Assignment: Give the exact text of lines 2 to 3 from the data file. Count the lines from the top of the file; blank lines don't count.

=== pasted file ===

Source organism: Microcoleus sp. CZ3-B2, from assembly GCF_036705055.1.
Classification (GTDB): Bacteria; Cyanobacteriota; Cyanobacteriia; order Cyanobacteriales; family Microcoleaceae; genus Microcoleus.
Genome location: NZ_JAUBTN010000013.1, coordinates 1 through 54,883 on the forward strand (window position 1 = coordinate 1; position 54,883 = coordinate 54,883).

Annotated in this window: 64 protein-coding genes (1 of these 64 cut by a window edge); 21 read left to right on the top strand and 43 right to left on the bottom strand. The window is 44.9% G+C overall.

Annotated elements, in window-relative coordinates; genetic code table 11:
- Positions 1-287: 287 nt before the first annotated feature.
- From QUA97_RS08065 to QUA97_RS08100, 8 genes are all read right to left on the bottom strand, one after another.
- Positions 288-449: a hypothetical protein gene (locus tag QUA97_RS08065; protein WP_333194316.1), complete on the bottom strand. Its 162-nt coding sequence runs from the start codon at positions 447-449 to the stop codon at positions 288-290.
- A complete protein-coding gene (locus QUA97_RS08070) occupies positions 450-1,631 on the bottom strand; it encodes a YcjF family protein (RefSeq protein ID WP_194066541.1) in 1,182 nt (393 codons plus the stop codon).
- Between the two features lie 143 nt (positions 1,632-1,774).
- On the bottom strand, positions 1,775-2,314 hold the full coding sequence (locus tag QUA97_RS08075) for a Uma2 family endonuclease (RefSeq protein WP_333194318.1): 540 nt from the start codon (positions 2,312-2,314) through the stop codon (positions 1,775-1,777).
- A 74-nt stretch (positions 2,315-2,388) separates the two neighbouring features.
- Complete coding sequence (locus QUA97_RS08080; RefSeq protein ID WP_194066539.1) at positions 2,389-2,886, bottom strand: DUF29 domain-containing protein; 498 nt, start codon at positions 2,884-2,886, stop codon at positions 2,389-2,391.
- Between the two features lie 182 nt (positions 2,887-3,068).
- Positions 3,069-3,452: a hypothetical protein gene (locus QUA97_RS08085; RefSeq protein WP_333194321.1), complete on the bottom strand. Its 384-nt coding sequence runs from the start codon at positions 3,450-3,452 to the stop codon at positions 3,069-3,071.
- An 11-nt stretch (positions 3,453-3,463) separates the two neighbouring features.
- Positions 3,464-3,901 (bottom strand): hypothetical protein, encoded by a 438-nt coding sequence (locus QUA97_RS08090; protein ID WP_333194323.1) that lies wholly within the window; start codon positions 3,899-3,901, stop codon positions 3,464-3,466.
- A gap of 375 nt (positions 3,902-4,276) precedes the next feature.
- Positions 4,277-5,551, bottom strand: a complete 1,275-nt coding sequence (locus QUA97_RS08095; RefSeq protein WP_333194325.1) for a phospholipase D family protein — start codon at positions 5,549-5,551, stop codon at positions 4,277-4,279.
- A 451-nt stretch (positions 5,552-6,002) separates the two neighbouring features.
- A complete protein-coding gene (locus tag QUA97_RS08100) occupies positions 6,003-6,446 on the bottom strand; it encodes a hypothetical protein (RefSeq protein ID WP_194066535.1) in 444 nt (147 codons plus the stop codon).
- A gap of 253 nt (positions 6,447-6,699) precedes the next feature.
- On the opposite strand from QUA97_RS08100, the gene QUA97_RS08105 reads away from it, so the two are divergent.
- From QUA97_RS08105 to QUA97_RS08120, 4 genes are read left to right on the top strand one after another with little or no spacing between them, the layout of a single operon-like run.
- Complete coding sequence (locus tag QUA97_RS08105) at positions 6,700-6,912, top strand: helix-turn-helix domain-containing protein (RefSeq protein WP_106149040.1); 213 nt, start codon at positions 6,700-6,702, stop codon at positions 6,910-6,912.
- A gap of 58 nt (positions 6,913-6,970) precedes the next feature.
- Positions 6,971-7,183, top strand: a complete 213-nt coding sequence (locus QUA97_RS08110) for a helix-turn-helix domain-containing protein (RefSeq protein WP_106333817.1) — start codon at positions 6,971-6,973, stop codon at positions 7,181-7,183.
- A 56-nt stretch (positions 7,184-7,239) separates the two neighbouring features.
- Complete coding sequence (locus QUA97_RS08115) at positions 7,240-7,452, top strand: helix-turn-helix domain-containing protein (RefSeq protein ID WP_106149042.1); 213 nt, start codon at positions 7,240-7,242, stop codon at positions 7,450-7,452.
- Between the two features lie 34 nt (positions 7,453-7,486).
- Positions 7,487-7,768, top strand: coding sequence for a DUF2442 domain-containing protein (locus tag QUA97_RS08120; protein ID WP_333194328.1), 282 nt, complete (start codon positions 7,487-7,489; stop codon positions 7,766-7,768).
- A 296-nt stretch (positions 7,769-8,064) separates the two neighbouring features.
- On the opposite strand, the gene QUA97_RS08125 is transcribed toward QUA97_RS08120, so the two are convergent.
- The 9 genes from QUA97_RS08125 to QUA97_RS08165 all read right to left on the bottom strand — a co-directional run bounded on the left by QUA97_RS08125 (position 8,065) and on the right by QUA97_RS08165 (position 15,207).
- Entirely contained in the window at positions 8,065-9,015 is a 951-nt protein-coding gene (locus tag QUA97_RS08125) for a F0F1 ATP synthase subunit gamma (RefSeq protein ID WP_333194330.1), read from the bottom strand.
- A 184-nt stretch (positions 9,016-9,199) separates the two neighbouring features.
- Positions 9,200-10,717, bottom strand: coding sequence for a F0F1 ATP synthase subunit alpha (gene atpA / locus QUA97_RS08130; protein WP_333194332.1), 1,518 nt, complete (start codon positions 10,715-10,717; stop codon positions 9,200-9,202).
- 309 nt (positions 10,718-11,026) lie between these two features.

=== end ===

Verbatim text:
Classification (GTDB): Bacteria; Cyanobacteriota; Cyanobacteriia; order Cyanobacteriales; family Microcoleaceae; genus Microcoleus.
Genome location: NZ_JAUBTN010000013.1, coordinates 1 through 54,883 on the forward strand (window position 1 = coordinate 1; position 54,883 = coordinate 54,883).